Home PoliticsPolitical News With Trench Warfare Deepening, Parties Face Unsettled Electoral Map

With Trench Warfare Deepening, Parties Face Unsettled Electoral Map

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While Mr. Biden rebuilt the Democrats’ Blue Wall — reclaiming the swing states of Wisconsin, Michigan and Pennsylvania — he carried them by a fraction of the margins former President Barack Obama achieved in both the 2008 and 2012 elections. As long as Republicans manage to amass enormous leads with working-class white voters, those states may not be safely Democratic anytime soon.

Just as troubling to the party, Democrats sagged with voters of color, particularly in Hispanic and Asian-American communities where Republicans’ attacks on Democrats as a left-wing party appear to have resonated, denying Mr. Biden a victory in Florida and costing the Democrats congressional seats in that state as well as Texas and California. Indeed, the only House seats Republicans picked up that were not in districts Mr. Trump also carried were in heavily Hispanic or Asian regions.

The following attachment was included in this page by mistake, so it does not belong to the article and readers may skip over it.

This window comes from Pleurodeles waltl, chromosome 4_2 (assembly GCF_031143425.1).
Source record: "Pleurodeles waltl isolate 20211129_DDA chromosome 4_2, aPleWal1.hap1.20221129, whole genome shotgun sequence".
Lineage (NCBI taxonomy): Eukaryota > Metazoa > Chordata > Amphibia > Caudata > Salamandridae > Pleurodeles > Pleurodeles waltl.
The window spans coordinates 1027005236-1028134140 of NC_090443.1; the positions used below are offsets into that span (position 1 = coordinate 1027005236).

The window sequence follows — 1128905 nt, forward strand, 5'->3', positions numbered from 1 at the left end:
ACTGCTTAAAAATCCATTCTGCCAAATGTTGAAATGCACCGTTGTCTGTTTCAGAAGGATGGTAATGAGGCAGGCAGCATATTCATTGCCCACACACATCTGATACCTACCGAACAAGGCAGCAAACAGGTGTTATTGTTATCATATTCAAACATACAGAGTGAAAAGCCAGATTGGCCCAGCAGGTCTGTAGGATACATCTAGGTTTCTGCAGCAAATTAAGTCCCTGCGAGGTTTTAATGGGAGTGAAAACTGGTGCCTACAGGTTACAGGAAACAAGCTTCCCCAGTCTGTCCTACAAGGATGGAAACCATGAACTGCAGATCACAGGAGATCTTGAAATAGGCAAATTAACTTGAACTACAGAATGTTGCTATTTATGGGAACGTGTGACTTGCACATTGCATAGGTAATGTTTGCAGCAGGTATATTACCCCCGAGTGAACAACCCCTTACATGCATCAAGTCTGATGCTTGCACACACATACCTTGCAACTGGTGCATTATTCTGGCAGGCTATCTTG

On a Democratic conference call this past week, Representative Linda Sanchez, a former member of the House leadership, criticized Democrats’ Latino outreach strategy as a dismal failure, according to two people who participated on the call. And Representative Donna Shalala of Florida, who lost her seat in a heavily Hispanic district, complained on the call that her party did not effectively rebut Republicans’ portrayal of Democrats as socialists.

“Defund police, open borders, socialism — it’s killing us,” said Representative Vicente Gonzalez, a Democrat from South Texas who won just over 50 percent of the vote two years after he nearly captured 60 percent. “I had to fight to explain all that.”

The “average white person,” Mr. Gonzalez added, may associate socialism with Nordic countries, but to Asian and Hispanic migrants it recalls despotic “left-wing regimes.”

Representative Harley Rouda of California, an Orange County Democrat who narrowly lost his bid for re-election, said the party needed to deliver a more assertive and moderate message if it wanted to claim districts like his. Mr. Rouda, who is planning to run again in 2022, said he suffered with centrist voters and his district’s numerous Vietnamese-American voters, many of whom recoil from the rhetoric of socialism.

“This narrative that the Democratic Party is borderline socialist, we need to fight back harder on that because it’s simply not true,” he said. “We needed to be more forceful in defending the moderate position of the Democratic Party as a whole.”

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